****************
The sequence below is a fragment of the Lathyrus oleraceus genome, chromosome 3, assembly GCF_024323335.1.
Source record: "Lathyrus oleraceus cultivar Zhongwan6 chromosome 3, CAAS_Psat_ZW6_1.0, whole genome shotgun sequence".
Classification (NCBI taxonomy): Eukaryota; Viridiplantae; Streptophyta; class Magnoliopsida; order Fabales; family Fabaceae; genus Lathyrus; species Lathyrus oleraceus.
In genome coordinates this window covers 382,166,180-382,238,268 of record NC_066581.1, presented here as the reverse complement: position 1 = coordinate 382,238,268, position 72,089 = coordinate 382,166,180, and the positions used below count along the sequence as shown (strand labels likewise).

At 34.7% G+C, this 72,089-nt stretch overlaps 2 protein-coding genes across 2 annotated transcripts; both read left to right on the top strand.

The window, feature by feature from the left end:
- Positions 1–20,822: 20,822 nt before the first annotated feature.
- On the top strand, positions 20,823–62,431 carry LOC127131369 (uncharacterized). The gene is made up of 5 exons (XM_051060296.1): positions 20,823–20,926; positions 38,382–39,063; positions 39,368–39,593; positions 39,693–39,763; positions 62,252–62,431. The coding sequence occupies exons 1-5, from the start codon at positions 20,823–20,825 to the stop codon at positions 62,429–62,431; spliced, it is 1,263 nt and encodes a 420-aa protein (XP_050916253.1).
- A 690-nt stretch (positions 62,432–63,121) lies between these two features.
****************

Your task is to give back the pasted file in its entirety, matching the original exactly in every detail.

The sequence below is a fragment of the Lathyrus oleraceus genome, chromosome 3, assembly GCF_024323335.1.
Source record: "Lathyrus oleraceus cultivar Zhongwan6 chromosome 3, CAAS_Psat_ZW6_1.0, whole genome shotgun sequence".
Classification (NCBI taxonomy): Eukaryota; Viridiplantae; Streptophyta; class Magnoliopsida; order Fabales; family Fabaceae; genus Lathyrus; species Lathyrus oleraceus.
In genome coordinates this window covers 382,166,180-382,238,268 of record NC_066581.1, presented here as the reverse complement: position 1 = coordinate 382,238,268, position 72,089 = coordinate 382,166,180, and the positions used below count along the sequence as shown (strand labels likewise).

At 34.7% G+C, this 72,089-nt stretch overlaps 2 protein-coding genes across 2 annotated transcripts; both read left to right on the top strand.

The window, feature by feature from the left end:
- Positions 1–20,822: 20,822 nt before the first annotated feature.
- On the top strand, positions 20,823–62,431 carry LOC127131369 (uncharacterized). The gene is made up of 5 exons (XM_051060296.1): positions 20,823–20,926; positions 38,382–39,063; positions 39,368–39,593; positions 39,693–39,763; positions 62,252–62,431. The coding sequence occupies exons 1-5, from the start codon at positions 20,823–20,825 to the stop codon at positions 62,429–62,431; spliced, it is 1,263 nt and encodes a 420-aa protein (XP_050916253.1).
- A 690-nt stretch (positions 62,432–63,121) lies between these two features.